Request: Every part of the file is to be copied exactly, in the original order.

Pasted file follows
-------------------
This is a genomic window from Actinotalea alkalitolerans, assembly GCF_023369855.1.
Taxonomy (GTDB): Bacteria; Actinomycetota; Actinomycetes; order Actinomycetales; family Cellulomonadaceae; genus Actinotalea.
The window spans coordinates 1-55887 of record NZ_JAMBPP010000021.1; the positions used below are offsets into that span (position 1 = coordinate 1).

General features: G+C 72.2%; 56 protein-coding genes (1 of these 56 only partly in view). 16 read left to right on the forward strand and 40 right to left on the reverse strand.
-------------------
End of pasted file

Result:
This is a genomic window from Actinotalea alkalitolerans, assembly GCF_023369855.1.
Taxonomy (GTDB): Bacteria; Actinomycetota; Actinomycetes; order Actinomycetales; family Cellulomonadaceae; genus Actinotalea.
The window spans coordinates 1-55887 of record NZ_JAMBPP010000021.1; the positions used below are offsets into that span (position 1 = coordinate 1).

General features: G+C 72.2%; 56 protein-coding genes (1 of these 56 only partly in view). 16 read left to right on the forward strand and 40 right to left on the reverse strand.